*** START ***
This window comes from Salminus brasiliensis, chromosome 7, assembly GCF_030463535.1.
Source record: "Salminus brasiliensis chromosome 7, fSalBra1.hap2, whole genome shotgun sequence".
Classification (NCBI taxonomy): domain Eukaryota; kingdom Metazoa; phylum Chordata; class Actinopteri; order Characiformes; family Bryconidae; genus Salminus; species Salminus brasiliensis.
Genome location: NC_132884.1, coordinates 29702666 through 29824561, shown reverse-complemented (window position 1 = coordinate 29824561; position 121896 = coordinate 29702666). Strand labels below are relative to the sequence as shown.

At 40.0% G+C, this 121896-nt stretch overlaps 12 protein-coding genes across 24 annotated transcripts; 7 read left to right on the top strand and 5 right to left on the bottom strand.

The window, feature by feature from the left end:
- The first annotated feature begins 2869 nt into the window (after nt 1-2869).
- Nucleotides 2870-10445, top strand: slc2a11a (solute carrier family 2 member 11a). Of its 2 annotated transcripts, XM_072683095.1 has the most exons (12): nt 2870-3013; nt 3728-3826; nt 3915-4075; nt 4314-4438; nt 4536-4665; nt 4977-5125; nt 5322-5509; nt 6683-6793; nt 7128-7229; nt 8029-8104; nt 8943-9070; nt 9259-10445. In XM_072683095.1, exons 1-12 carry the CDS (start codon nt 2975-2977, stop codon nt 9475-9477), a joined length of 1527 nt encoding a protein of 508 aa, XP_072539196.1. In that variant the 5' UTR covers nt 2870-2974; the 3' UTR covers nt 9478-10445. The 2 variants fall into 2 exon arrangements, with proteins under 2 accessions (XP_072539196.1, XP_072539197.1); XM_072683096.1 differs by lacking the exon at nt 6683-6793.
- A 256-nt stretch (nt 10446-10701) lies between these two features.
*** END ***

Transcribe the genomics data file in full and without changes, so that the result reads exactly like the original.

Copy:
This window comes from Salminus brasiliensis, chromosome 7, assembly GCF_030463535.1.
Source record: "Salminus brasiliensis chromosome 7, fSalBra1.hap2, whole genome shotgun sequence".
Classification (NCBI taxonomy): domain Eukaryota; kingdom Metazoa; phylum Chordata; class Actinopteri; order Characiformes; family Bryconidae; genus Salminus; species Salminus brasiliensis.
Genome location: NC_132884.1, coordinates 29702666 through 29824561, shown reverse-complemented (window position 1 = coordinate 29824561; position 121896 = coordinate 29702666). Strand labels below are relative to the sequence as shown.

At 40.0% G+C, this 121896-nt stretch overlaps 12 protein-coding genes across 24 annotated transcripts; 7 read left to right on the top strand and 5 right to left on the bottom strand.

The window, feature by feature from the left end:
- The first annotated feature begins 2869 nt into the window (after nt 1-2869).
- Nucleotides 2870-10445, top strand: slc2a11a (solute carrier family 2 member 11a). Of its 2 annotated transcripts, XM_072683095.1 has the most exons (12): nt 2870-3013; nt 3728-3826; nt 3915-4075; nt 4314-4438; nt 4536-4665; nt 4977-5125; nt 5322-5509; nt 6683-6793; nt 7128-7229; nt 8029-8104; nt 8943-9070; nt 9259-10445. In XM_072683095.1, exons 1-12 carry the CDS (start codon nt 2975-2977, stop codon nt 9475-9477), a joined length of 1527 nt encoding a protein of 508 aa, XP_072539196.1. In that variant the 5' UTR covers nt 2870-2974; the 3' UTR covers nt 9478-10445. The 2 variants fall into 2 exon arrangements, with proteins under 2 accessions (XP_072539196.1, XP_072539197.1); XM_072683096.1 differs by lacking the exon at nt 6683-6793.
- A 256-nt stretch (nt 10446-10701) lies between these two features.